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Thought for the weekend

Allen Sleith



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'We've entered the Harvest Season, although this year's celebrations in our churches will be strangely suppressed due to the pandemic.'

'We've entered the Harvest Season, although this year's celebrations in our churches will be strangely suppressed due to the pandemic.'

'We've entered the Harvest Season, although this year's celebrations in our churches will be strangely suppressed due to the pandemic.'

We've entered the Harvest Season, although this year's celebrations in our churches will be strangely suppressed due to the pandemic.

And, if you want to engage in a touch of nostalgia, you might want to hear in the inner ear that famous hymn often sung at this time of year, All Things Bright and Beautiful.

It probably strikes many as one of our most beloved, cheerful and buoyant hymns, a perennial favourite, the sort of inoffensive ditty to which most can sing along. Right? Well, in its full version, no.

Cecil F Alexander (1818-1895) actually penned a final verse that modern hymnals have long since dropped - and no wonder: "The rich man in his castle/the poor man at his gate/God made them high and lowly/and ordered their estate."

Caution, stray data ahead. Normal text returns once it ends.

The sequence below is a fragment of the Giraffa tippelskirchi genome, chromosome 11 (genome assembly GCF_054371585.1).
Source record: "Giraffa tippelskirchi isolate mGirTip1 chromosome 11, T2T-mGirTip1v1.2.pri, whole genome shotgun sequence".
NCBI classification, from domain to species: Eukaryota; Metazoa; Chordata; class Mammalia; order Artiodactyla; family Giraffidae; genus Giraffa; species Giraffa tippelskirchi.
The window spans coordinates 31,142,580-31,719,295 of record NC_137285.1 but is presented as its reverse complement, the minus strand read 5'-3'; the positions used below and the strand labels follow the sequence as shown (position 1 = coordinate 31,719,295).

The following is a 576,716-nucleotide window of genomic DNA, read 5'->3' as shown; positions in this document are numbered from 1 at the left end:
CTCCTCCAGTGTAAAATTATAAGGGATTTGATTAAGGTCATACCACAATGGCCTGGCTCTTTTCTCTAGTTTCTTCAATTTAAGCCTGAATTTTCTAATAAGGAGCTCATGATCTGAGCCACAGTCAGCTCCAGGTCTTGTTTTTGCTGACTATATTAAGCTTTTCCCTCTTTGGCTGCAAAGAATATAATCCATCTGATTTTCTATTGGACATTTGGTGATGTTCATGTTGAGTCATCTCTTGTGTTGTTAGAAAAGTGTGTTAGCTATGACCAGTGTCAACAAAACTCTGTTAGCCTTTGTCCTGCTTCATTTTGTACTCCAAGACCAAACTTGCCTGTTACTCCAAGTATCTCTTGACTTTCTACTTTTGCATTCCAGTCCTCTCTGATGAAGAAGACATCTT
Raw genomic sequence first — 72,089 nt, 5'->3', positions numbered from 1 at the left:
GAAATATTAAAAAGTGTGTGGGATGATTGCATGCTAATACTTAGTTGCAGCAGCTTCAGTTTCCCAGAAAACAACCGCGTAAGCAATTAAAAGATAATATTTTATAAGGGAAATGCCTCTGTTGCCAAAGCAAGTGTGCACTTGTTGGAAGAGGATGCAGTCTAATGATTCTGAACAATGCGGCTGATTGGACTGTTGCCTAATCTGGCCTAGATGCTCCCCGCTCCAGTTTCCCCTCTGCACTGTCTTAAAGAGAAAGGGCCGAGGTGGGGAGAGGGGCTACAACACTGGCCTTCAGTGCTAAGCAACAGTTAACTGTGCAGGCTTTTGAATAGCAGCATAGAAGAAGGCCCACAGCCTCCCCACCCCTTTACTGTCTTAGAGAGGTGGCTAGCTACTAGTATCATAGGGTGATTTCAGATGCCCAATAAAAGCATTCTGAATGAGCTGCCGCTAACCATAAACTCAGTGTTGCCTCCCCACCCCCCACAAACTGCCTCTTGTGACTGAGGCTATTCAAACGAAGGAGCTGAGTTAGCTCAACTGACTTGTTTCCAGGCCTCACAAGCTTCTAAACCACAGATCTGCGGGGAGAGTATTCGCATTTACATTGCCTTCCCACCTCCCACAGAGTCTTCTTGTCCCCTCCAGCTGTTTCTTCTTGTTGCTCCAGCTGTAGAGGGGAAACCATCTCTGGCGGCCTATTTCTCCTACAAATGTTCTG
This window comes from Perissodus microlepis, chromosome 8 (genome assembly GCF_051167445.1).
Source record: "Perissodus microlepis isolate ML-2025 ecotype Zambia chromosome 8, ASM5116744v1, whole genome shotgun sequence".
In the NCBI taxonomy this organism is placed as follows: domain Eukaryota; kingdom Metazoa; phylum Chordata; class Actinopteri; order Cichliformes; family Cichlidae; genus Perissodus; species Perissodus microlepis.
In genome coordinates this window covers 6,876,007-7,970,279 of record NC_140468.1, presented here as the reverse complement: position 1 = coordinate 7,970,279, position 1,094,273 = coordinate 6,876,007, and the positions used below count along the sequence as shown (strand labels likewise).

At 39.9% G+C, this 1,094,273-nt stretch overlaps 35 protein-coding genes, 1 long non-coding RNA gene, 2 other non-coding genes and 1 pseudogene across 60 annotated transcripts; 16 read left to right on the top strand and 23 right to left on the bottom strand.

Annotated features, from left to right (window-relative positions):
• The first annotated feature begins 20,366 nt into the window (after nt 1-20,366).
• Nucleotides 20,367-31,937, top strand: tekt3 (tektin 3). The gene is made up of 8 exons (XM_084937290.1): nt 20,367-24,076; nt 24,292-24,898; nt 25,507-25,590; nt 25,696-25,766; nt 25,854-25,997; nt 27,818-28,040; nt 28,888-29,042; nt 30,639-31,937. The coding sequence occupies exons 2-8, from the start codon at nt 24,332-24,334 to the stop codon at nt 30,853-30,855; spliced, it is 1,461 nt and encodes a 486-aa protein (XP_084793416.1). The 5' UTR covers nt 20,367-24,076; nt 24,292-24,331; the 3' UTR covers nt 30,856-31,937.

So, there you have it. Humans are assigned their predetermined lot by divine decree and, no matter what degree of injustice and misery, God made it so; rich and poor respectively are simply to suck it up. Ah, nostalgia isn't what it used to be.

I've recently finished a wonderful book called Caste: The Lies That Divide Us, by Isabel Wilkerson, which is better than any other at understanding the USA and especially its centuries of racial injustice.

And yet the thrust of her persuasive argument is that 'race', in and of itself, is a necessary, but insufficient, category for the phenomenon that has long been tearing America apart.

The more comprehensive dynamic is "caste", in which society is stratified in certain levels in a sort of cause-and-effect feedback loop: the supremacy of many and the misery of others. Crucially, she draws into her discussion similar, though distinct, parallels in India and Reich Germany.

Prepare to have your mind expanded, your heart break and your head slowly shake by her sublime combination of skilful, analytical dissection and raw, emotional testimony, as she documents the powerful and perennial grip that caste has held over these three societies and which is especially resurgent and volatile under Trump's repugnant regime.

And then think some more. Think and lament at how the Church is no safe haven from the grotesque features of caste either; some claiming a manipulative and vicious supremacy over others under the guise of various forms of vacuous authority that piously claim divine sanction.

Belfast Telegraph